Hat tip to Agent420 for this one... even the Inquirer is jumping on this boat!
For the lazy:
For the lazy:
WITH ALL THE HOOPLA surrounding the Xbox 360 launch, the impending release of the PS3 and the Revolution, things couldn't be better right?
Mainstream media is recognising gaming as something that a wider demographic than goths-with-guns(tm) and overweight basement dwellers do, and the industry is raking in more money than Hollywood. The problem is that they are facing the same problems as the moribund entertainment industry, and we could be on the verge of another 80s style crash.
Is the apocalypse nigh? I sure think so. The last one happened at the height of Atari's power, they were invincible, pumping out hit after hit. Pac-Man, ET, Asteroids, movie tie-ins, overflowing arcades and a rabid fan base. They were in the spotlight of the mainstream press, songs making the top 10, and money coming out of their ears. What could go wrong?
To start with, a flood of games that, for lack of a better term, sucked. There were gems, but they tended to get drowned out in a sea of mediocrity. Magazines were afraid to give big titles a bad review, and scores creeped up in the name of advertising dollars. Comic books were awash in ad pages for the latest Parker Brothers 2600 cartridge, and the magazines covering the industry were thick and glossy.
Throughout the era, there was an underlying theme, originality and creativity. Rocks floating around to shoot? Eating dots in a maze? Aliens moving left, right and inexorably downward? Centipedes? Who thinks this stuff up, and what were they taking? As an aside, from what I am told, if they were working at Atari, the answer is just about everything you can possibly imagine. Things could not possibly get better.
Then it all crashed, almost overnight. A string of big budget titles sapped the money from some companies, and the public soured after purchasing one lemon too many. The industry died, almost before anyone realized it. The 2600, Colecovision, Intellivision and others made way for a string of mediocre market failures like the 5200 and 7200, all of which probably didn't make dollar one.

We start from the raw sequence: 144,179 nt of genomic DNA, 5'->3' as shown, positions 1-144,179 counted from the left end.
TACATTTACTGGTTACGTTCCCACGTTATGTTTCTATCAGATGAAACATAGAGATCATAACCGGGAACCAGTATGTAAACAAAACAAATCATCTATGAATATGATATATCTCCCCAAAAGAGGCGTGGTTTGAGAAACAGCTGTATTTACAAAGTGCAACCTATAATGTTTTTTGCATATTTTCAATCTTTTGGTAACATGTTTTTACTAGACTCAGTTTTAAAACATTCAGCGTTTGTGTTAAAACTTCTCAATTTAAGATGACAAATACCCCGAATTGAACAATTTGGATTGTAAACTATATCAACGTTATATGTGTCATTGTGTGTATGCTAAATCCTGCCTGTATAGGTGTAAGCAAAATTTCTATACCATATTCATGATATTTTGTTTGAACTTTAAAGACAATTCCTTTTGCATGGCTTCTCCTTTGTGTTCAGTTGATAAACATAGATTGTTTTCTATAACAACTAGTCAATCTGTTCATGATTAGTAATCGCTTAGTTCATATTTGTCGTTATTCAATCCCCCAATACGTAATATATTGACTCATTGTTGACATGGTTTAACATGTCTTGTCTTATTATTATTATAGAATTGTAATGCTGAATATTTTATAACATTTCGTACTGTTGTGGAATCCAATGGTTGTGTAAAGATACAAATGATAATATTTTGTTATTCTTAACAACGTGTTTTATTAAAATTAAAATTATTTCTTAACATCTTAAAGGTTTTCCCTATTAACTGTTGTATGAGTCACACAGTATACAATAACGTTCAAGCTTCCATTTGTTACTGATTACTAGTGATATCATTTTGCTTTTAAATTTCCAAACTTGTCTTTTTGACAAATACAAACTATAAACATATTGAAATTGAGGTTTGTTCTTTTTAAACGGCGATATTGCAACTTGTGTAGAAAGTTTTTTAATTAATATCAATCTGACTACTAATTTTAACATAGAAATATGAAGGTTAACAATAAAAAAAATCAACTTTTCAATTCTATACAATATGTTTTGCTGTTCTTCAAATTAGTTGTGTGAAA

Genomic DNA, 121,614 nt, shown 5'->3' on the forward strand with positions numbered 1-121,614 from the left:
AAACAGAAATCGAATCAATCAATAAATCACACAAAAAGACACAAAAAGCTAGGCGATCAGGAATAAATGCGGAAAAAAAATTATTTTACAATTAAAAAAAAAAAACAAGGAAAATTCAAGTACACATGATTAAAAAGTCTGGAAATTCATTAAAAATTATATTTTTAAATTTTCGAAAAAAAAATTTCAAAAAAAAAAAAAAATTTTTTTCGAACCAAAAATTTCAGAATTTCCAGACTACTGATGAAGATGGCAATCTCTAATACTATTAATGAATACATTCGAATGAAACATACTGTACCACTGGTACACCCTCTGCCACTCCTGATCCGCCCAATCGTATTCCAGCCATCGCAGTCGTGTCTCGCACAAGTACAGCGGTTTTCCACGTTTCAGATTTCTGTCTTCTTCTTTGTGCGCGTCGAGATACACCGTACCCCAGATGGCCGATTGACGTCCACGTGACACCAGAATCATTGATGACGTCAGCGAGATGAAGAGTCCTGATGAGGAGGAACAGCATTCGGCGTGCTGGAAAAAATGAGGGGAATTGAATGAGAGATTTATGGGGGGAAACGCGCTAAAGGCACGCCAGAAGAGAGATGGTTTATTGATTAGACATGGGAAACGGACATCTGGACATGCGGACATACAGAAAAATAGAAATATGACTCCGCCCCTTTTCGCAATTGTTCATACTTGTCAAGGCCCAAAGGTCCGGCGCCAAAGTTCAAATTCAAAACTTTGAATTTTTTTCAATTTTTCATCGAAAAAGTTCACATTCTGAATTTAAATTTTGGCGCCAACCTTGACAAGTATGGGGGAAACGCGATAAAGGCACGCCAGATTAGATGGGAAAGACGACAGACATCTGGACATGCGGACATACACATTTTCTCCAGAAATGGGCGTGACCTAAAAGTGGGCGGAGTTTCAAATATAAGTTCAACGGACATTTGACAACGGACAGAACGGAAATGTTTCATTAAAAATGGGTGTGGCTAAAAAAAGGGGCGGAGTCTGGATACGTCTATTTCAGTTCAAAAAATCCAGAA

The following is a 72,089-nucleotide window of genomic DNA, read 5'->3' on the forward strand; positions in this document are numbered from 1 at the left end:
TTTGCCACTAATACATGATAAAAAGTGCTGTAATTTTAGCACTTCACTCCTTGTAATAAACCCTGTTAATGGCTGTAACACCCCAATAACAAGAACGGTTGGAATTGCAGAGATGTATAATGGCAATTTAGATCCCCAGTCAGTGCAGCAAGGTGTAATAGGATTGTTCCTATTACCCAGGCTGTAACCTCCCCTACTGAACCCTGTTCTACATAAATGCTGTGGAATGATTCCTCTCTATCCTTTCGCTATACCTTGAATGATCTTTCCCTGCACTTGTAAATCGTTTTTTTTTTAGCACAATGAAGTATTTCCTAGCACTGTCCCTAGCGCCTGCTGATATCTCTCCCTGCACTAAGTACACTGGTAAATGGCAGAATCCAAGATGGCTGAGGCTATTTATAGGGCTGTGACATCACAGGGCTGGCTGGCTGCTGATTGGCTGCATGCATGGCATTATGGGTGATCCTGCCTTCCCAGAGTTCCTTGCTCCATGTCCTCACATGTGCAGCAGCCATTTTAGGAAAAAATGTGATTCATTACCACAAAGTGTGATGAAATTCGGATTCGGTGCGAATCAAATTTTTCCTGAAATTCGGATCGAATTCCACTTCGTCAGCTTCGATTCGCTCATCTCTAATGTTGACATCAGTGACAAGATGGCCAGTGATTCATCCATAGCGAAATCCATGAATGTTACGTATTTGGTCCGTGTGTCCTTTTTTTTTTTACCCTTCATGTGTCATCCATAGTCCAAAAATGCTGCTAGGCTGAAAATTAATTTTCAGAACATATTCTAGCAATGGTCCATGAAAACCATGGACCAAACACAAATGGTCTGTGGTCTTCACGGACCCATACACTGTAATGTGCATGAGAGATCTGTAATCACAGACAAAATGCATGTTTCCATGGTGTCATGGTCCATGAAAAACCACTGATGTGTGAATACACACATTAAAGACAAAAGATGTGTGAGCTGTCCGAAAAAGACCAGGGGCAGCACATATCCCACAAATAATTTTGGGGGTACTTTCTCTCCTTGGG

The industry went dormant until a tiny playing card company from somewhere across an ocean came out with a clunky little box called the NES. Before you can say phenomenon, the industry was alive again, and has been building up steadily to this day.
Far from being the strong robust industry many see it as, the current 'next gen' consoles will probably break the industry in the same way the old one broke. It will collapse in a heap quickly, and few will lament its loss. Why? The same old reasons are there, and all but one is new.
First is the sea of mediocre titles. 90+% of them are crap, pure and simple. The old creativity is utterly dead and gone, that is the one new twist. How many games are not sequels, fight games, drivers, or FPSes? One look at the resoundingly mediocre crop of XBox 360 sports games shows there is nothing new under the sun, and they really aren't even trying. RPGs have become barely interactive PG-13 movies, and I won't even get into the whole crop of disasters that are movie tie-ins. There is one, possibly two titles a year that can be considered innovative, and that is not enough to sustain an industry.
These titles however coated with lukewarm vanilla syrup, are shockingly expensive to make. Each gen of consoles demands more and more content, and more and more detail to that content. You went from animated bitmaps to shaded polygons to textured polygons. Now, we are at the point where each and every blade of grass needs to be modeled, and every brick in a building must be unique. Artists are expensive, talented artists are more expensive, and you can't shortcut this anymore.
Programming, net code, and everything else has taken what was a job for a single person to teams of 150+. Development cycles have gone from a few months to years, a team is extremely lucky to put out a third game on any given console before it is EOLed, so experience pays off shockingly little. You have costs going from 5 digits to 8.